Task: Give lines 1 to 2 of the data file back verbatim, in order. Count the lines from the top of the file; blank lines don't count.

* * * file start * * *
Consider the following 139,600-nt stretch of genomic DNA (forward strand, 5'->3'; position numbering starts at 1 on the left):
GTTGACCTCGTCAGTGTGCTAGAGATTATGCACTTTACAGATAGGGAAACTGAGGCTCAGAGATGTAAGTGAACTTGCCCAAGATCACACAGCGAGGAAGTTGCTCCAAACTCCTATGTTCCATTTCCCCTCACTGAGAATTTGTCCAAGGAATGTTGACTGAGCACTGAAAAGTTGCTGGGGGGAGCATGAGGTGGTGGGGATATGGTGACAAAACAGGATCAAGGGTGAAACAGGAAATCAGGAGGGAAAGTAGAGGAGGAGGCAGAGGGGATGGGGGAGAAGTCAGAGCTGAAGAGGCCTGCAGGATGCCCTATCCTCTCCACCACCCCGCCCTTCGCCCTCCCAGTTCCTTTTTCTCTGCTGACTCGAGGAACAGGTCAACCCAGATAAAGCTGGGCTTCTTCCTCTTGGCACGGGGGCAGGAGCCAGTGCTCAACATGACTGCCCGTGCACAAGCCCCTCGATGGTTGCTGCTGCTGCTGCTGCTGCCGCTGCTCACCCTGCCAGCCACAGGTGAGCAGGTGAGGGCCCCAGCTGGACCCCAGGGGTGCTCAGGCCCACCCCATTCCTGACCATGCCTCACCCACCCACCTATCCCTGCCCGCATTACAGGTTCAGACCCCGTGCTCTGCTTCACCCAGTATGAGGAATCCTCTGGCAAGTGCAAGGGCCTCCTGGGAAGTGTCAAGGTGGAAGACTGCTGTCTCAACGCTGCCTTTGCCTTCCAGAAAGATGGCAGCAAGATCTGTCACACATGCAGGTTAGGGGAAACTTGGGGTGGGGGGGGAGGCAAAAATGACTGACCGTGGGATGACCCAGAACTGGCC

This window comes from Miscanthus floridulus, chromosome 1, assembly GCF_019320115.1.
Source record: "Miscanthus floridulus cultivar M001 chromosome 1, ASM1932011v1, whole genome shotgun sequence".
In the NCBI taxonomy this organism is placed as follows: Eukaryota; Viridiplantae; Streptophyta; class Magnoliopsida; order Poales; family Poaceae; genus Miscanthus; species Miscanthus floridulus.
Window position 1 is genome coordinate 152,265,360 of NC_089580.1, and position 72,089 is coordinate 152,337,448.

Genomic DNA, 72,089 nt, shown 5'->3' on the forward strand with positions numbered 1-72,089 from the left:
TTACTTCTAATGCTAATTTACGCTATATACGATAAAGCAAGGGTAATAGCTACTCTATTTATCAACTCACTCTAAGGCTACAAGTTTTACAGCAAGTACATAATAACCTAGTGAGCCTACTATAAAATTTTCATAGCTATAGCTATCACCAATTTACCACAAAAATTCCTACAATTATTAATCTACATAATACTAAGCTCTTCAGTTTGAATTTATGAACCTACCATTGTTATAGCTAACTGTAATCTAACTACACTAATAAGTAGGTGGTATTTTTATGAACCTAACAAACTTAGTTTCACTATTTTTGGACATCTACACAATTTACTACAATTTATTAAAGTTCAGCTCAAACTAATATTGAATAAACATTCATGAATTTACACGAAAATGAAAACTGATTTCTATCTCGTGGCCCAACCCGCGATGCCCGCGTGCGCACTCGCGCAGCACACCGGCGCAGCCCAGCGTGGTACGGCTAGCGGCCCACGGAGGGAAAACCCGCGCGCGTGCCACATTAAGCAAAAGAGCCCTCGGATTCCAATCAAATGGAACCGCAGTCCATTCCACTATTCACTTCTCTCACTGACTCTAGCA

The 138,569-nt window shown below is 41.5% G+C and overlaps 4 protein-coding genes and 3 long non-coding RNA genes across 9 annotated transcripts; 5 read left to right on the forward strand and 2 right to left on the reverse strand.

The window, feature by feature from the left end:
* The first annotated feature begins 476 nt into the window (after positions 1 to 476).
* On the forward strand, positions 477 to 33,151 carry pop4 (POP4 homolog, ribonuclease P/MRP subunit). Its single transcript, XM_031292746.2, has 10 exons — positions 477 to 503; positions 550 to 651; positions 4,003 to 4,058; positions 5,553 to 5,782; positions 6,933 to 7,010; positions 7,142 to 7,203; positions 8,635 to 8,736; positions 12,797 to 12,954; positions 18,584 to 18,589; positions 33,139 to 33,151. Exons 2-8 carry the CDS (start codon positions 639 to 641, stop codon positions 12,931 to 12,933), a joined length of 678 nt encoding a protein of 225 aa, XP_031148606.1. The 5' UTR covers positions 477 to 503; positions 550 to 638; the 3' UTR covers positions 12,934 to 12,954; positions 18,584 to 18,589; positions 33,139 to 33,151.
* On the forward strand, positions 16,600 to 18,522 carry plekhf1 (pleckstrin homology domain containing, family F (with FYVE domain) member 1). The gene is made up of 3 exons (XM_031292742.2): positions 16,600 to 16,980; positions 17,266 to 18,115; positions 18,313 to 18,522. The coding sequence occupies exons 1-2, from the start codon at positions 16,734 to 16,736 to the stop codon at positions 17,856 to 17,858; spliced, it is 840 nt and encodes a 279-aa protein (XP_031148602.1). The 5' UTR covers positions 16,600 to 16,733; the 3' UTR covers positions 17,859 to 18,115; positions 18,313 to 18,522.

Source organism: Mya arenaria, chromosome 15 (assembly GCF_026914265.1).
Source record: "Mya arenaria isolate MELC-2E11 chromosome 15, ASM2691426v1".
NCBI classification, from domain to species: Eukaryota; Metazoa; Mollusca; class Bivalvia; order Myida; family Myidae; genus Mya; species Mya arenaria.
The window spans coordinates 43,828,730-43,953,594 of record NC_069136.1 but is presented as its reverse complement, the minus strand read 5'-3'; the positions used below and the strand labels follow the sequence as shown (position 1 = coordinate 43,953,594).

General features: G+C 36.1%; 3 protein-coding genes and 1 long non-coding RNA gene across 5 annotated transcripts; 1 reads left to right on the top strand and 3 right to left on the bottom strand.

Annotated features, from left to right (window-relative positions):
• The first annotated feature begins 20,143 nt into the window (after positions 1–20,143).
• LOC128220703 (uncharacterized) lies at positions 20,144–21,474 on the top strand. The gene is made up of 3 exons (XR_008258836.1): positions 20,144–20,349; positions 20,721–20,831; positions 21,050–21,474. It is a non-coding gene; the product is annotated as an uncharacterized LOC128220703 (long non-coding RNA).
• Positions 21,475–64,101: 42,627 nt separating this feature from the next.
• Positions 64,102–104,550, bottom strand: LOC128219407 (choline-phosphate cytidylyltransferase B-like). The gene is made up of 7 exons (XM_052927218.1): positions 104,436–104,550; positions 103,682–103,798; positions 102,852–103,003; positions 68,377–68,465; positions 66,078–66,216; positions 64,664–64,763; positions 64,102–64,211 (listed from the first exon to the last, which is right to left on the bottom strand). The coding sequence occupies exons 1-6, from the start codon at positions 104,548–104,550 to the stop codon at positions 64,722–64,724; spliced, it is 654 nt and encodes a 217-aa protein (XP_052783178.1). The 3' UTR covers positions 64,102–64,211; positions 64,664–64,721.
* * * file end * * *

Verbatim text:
Consider the following 139,600-nt stretch of genomic DNA (forward strand, 5'->3'; position numbering starts at 1 on the left):
GTTGACCTCGTCAGTGTGCTAGAGATTATGCACTTTACAGATAGGGAAACTGAGGCTCAGAGATGTAAGTGAACTTGCCCAAGATCACACAGCGAGGAAGTTGCTCCAAACTCCTATGTTCCATTTCCCCTCACTGAGAATTTGTCCAAGGAATGTTGACTGAGCACTGAAAAGTTGCTGGGGGGAGCATGAGGTGGTGGGGATATGGTGACAAAACAGGATCAAGGGTGAAACAGGAAATCAGGAGGGAAAGTAGAGGAGGAGGCAGAGGGGATGGGGGAGAAGTCAGAGCTGAAGAGGCCTGCAGGATGCCCTATCCTCTCCACCACCCCGCCCTTCGCCCTCCCAGTTCCTTTTTCTCTGCTGACTCGAGGAACAGGTCAACCCAGATAAAGCTGGGCTTCTTCCTCTTGGCACGGGGGCAGGAGCCAGTGCTCAACATGACTGCCCGTGCACAAGCCCCTCGATGGTTGCTGCTGCTGCTGCTGCTGCCGCTGCTCACCCTGCCAGCCACAGGTGAGCAGGTGAGGGCCCCAGCTGGACCCCAGGGGTGCTCAGGCCCACCCCATTCCTGACCATGCCTCACCCACCCACCTATCCCTGCCCGCATTACAGGTTCAGACCCCGTGCTCTGCTTCACCCAGTATGAGGAATCCTCTGGCAAGTGCAAGGGCCTCCTGGGAAGTGTCAAGGTGGAAGACTGCTGTCTCAACGCTGCCTTTGCCTTCCAGAAAGATGGCAGCAAGATCTGTCACACATGCAGGTTAGGGGAAACTTGGGGTGGGGGGGGAGGCAAAAATGACTGACCGTGGGATGACCCAGAACTGGCC